verb (used with object), cursed or curst, curs·ing.
verb (used without object), cursed or curst, curs·ing.
Origin of curse
Synonyms for curse
Antonyms for curse
Related Words for cursebane, obscenity, expletive, profanity, whammy, disaster, scourge, evil, calamity, burden, jinx, cuss, obloquy, malediction, execration, sacrilege, blasphemy, profanation, commination, imprecation
Examples from the Web for curse
Contemporary Examples of curse
However, these “potty-mouthed princesses” curse like proverbial sailors to prove a point.Marcel the Shell Returns, Potty-Mouthed Princesses, and More Viral Videos
October 25, 2014
His memory is encyclopedic--a curse for a man who feels persecuted.Will the Real Jim Palmer Please Stand Up
September 27, 2014
For much of our political history, the “third term” curse was non-existent.Political Mythbusting: Third Term’s the Charm
August 24, 2014
Throwing out a ceremonial first pitch has always been a blessing and a curse.Viral Video of the Day: Chrissy Teigen's Drunken Dodger Pitch
August 7, 2014
The remoteness of the area has been both its curse and its blessing throughout history.Iraq’s Long-Lost Mythical Temple Has Been Found…and Is In Danger of Disappearing Again
July 24, 2014
Historical Examples of curse
The day which his Maker intended as a blessing, man has converted into a curse.Sunday under Three Heads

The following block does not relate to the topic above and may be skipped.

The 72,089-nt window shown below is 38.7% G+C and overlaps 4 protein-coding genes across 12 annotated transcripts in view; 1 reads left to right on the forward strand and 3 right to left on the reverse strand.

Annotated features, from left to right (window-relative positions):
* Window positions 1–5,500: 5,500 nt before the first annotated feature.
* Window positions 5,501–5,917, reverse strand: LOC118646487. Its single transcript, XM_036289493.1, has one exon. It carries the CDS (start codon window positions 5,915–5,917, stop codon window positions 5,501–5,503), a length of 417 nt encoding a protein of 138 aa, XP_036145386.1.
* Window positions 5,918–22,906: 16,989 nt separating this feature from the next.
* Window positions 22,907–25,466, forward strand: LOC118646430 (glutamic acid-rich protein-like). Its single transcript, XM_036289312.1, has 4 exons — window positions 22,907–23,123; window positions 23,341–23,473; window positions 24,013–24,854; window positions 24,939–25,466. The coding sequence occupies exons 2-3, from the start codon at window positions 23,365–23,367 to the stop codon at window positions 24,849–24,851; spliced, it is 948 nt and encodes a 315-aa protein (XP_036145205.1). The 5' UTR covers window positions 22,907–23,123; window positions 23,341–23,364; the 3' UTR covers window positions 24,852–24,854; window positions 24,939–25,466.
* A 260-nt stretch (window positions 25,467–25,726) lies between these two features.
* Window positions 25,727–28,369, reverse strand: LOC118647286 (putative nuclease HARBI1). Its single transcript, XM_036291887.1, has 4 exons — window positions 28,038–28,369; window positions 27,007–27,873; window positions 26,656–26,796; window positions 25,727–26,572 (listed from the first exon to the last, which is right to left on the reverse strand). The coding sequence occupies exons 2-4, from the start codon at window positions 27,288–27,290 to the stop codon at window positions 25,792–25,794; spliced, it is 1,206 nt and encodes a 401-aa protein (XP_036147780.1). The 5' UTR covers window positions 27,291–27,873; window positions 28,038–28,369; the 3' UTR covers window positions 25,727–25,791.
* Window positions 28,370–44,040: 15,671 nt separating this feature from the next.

The school is a prison in which work is a punishment and a curse.A Treatise on Parents and Children
George Bernard Shaw
I found the story of the Bacillus, the curse that killed Darmstetter, that killed Helen.The Bacillus of Beauty
I flung it upon the floor with a curse and threw myself back on my bed with a groan.Green Mansions
W. H. Hudson
It was like one of those old incantations; almost like a curse.Dust
Mr. and Mrs. Haldeman-Julius
verb curses, cursing, cursed or archaic curst
Word Origin for curse
late Old English curs "a prayer that evil or harm befall one," of uncertain origin, perhaps from Old French curuz "anger," or Latin cursus "course." Connection with cross is unlikely. No similar word exists in Germanic, Romance, or Celtic. Curses as a histrionic exclamation is from 1885. The curse "menstruation" is from 1930. Curse of Scotland, the 9 of diamonds in cards, is attested from 1791, but the origin is obscure.
Old English cursian, from the source of curse (n.). Meaning "to swear profanely" is from early 13c. Related: Cursed; cursing.